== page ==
Header image
Enter a name
Lateral view of a Male Baetis (Baetidae) (Blue-Winged Olive) Mayfly Dun from Mystery Creek #43 in New York
Blue-winged Olives

Tiny Baetis mayflies are perhaps the most commonly encountered and imitated by anglers on all American trout streams due to their great abundance, widespread distribution, and trout-friendly emergence habits.

Dorsal view of a Sweltsa (Chloroperlidae) (Sallfly) Stonefly Nymph from the Yakima River in Washington
This species was fairly abundant in a February sample of the upper Yakima.
27" brown trout, my largest ever. It was the sub-dominant fish in its pool. After this, I hooked the bigger one, but I couldn't land it.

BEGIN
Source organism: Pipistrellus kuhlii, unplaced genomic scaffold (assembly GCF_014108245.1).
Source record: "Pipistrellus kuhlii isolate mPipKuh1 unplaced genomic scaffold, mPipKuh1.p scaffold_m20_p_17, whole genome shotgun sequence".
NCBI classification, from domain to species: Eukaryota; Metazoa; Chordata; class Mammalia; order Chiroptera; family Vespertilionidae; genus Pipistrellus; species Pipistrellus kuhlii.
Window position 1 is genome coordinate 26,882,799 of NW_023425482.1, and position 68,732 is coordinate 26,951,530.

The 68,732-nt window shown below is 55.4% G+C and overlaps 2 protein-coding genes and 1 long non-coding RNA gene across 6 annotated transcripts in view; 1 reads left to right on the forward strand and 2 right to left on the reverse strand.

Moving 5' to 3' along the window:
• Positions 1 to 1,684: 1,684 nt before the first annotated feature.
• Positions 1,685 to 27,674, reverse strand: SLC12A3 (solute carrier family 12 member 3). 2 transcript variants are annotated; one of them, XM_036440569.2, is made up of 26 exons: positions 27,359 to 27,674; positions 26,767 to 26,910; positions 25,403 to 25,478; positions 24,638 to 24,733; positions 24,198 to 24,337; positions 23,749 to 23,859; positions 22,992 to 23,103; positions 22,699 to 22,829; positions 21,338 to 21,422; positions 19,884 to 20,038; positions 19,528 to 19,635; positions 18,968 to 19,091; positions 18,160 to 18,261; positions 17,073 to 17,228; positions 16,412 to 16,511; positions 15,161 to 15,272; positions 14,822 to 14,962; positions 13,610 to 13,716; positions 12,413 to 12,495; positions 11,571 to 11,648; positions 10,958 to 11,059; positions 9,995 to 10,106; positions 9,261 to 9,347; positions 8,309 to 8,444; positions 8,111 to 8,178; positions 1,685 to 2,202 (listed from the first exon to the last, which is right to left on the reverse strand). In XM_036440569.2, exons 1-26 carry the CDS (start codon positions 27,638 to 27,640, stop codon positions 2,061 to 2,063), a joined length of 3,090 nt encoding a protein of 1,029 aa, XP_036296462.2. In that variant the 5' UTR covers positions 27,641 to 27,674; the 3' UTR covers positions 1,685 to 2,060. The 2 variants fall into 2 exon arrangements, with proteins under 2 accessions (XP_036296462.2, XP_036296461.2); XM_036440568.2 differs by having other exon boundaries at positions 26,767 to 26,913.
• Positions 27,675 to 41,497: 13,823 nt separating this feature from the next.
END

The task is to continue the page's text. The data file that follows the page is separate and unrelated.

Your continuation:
Troutnut is a project started in 2003 by salmonid ecologist Jason "Troutnut" Neuswanger to help anglers and fly tyers unabashedly embrace the entomological side of the sport. Learn more about Troutnut or support the project for an enhanced experience here.

Rayfound has attached this picture to aid in identification. The message is below.
Posts: 2
Rayfound on Apr 8, 2010April 8th, 2010, 7:43 am EDT
I am thinking this was a callibaetis that I found on my doorjamb the other day?


Posts: 2
Rayfound on Apr 8, 2010April 8th, 2010, 7:47 am EDT
PS - more, higher resolution pictures are on my website:



Taxon's profile picture
Site Editor
Plano, TX

Posts: 1311
Taxon on Apr 8, 2010April 8th, 2010, 8:43 am EDT

Your thinking would be correct. It is a Callibaetis female imago.
Best regards,
Roger Rohrbeck

Quick Reply

Related Discussions

May 26, 2018
by Taxon
Troutnut.com is copyright © 2004-2024 (email Jason). privacy policy